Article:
Sorry for my English.


#12

[quote]karydas91 wrote:
Hey, thanks. That was the kind of response I was looking for. Since I posted the video I managed to do 3 set of 2 with that weight and now I started a new build-up cycle with paused front squats, hoping they will fix my legs weakness. As for the bent-over rows they have to be one of my worst exercises, so I’m thinking to incorporate weighted pull-ups instead
Sorry for my English.
[/quote]

If bent over rows are one of your worse excesses it is EXACTLY why you should be doing it. Your back is rounding so you need to fix it. Bent over rows. You can do weighted pull ups as well but don’t skip the bent over rows.

Koing


#13

[quote]Koing wrote:

[quote]karydas91 wrote:
Hey, thanks. That was the kind of response I was looking for. Since I posted the video I managed to do 3 set of 2 with that weight and now I started a new build-up cycle with paused front squats, hoping they will fix my legs weakness. As for the bent-over rows they have to be one of my worst exercises, so I’m thinking to incorporate weighted pull-ups instead
Sorry for my English.
[/quote]

If bent over rows are one of your worse excesses it is EXACTLY why you should be doing it. Your back is rounding so you need to fix it. Bent over rows. You can do weighted pull ups as well but don’t skip the bent over rows.

Koing[/quote]
Yeah, if you want to get better, you need to attack your weaknesses, not avoid them. Personally, I prefer heavy seated cable rows because bent over rows destroy my lower back in a bad way (like tighten up to the point where I can’t get up and walk around), probably because the muscles in my core/hips don’t always work synergistically like they’re supposed to, but I’m working on that.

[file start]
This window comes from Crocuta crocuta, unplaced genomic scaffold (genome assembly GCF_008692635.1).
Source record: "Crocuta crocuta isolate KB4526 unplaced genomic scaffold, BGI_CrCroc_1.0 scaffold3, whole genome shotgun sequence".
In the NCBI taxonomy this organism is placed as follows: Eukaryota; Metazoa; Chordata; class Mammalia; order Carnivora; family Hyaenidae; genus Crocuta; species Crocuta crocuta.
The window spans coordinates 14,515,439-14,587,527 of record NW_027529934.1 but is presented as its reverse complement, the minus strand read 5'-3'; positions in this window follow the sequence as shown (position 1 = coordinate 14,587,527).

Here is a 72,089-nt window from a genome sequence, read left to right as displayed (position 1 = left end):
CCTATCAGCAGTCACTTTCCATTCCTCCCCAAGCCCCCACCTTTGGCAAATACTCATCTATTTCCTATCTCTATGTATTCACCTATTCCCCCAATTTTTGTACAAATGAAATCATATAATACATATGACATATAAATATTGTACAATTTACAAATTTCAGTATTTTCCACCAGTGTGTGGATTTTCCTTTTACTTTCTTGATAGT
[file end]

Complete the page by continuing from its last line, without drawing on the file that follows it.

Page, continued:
And I always try to get my front squats to look like this:


.

#14

[quote]TheJonty wrote:

[quote]Koing wrote:

[quote]karydas91 wrote:
Hey, thanks. That was the kind of response I was looking for. Since I posted the video I managed to do 3 set of 2 with that weight and now I started a new build-up cycle with paused front squats, hoping they will fix my legs weakness. As for the bent-over rows they have to be one of my worst exercises, so I’m thinking to incorporate weighted pull-ups instead
Sorry for my English.
[/quote]

If bent over rows are one of your worse excesses it is EXACTLY why you should be doing it. Your back is rounding so you need to fix it. Bent over rows. You can do weighted pull ups as well but don’t skip the bent over rows.

Koing[/quote]
Yeah, if you want to get better, you need to attack your weaknesses, not avoid them. Personally, I prefer heavy seated cable rows because bent over rows destroy my lower back in a bad way (like tighten up to the point where I can’t get up and walk around), probably because the muscles in my core/hips don’t always work synergistically like they’re supposed to, but I’m working on that.

And I always try to get my front squats to look like this:


.[/quote]

No seated cable row machine at my gym :frowning:

Koing


#15

You’re pushing your hips backwards. It’s a front squat, not a back squat, so you want to stay under the bar, put your hips down between your ankles.